NAHCOTTA - One of two researchers at the Willapa Bay Field Station whose positions were scheduled to be eliminated July 1 will be able to stay on into the new biennium.
"I'm still here," said fisheries research scientist Brett Dumbauld, whose position was in danger due to the state's budget shortfall. Although Dumbauld's director assured him that his job is safe, the Washington Department of Fish and Wildlife isn't yet sure where his paycheck will come from.
Andrea Randall's part-time position studying ways to monitor and control the invading European green crab population will end by July 10. During Randall's last days with the field station, she will be removing green crab traps from north Willapa Bay and Grays Harbor, according to Dumbauld.
With Randall's departure, the lab will not have research personnel dedicated to studying green crab, which is a voracious eater and threatens native species in the bay.
"We won't be doing green crab work," said Dumbauld, whose primary duty is managing oyster stocks in the Washington State Oyster Reserves. "I'm interested enough to trap once or twice a year. I would like to keep tabs on what's going on."
The original invasion of green crab into Willapa Bay began in 1998, with the small crabs carried north by El Nino currents, Dumbauld said. The following year, Randall trapped 131 green crab in Willapa Bay and in other bays. In 2002, she captured 81. This year, she has caught 11.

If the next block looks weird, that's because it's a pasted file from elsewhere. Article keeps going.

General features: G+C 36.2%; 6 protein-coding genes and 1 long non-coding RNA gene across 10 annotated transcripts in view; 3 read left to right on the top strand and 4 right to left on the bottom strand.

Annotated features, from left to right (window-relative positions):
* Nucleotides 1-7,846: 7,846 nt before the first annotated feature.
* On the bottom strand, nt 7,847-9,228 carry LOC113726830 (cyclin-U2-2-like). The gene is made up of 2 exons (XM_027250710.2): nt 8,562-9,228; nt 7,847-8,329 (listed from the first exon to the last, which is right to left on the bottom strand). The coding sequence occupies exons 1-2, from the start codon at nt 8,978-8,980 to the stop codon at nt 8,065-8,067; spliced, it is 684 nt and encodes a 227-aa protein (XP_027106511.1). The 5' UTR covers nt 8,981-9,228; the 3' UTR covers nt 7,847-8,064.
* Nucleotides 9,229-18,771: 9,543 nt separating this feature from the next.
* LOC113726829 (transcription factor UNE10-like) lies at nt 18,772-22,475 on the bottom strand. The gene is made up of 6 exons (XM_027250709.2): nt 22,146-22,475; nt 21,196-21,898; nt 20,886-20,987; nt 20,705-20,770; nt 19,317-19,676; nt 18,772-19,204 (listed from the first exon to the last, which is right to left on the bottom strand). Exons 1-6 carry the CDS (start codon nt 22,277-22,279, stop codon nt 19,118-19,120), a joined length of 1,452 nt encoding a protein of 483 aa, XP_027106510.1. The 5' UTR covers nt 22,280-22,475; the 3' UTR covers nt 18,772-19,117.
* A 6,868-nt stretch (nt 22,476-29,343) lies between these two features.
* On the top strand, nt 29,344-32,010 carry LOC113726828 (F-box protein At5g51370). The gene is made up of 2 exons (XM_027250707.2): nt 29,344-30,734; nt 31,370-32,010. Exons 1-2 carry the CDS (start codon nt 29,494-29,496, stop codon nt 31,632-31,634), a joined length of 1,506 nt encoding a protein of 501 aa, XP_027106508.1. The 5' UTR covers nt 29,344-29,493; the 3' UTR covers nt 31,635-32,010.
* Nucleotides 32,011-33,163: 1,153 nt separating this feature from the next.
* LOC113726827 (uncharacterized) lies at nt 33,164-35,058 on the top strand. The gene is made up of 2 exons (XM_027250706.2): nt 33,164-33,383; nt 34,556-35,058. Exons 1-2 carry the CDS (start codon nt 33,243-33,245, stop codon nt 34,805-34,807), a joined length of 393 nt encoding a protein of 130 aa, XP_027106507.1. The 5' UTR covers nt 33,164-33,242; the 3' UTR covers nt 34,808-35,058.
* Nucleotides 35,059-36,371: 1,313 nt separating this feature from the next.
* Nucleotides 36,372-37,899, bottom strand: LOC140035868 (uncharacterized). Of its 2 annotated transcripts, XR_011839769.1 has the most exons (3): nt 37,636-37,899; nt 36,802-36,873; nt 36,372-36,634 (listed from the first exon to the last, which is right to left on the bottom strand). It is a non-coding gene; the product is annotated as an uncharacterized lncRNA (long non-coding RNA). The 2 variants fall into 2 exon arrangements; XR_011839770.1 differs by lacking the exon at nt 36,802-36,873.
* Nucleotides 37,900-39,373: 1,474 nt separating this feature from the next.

Green crab numbers have declined because the older crabs have died, and few new crabs - or "recruits" - have taken their place. In the numbers that Randall has found, green crab is probably not a big threat to Willapa Bay, Dumbauld said.
However, Dumbauld said, the numbers may grow more substantial without a control mechanism. Dumbauld predicts that the crabs would threaten clams first because the invaders are often seen high in the intertidal areas near spartina marshes.
Green crab wiped out eastern softshell clams on the East Coast, according to Dumbauld.
While trapping the crabs, Randall has found new recruits each year.
"We've caught no little recruits yet," Dumbauld said. "We have found females with viable eggs. Whether the larvae survived, we don't know."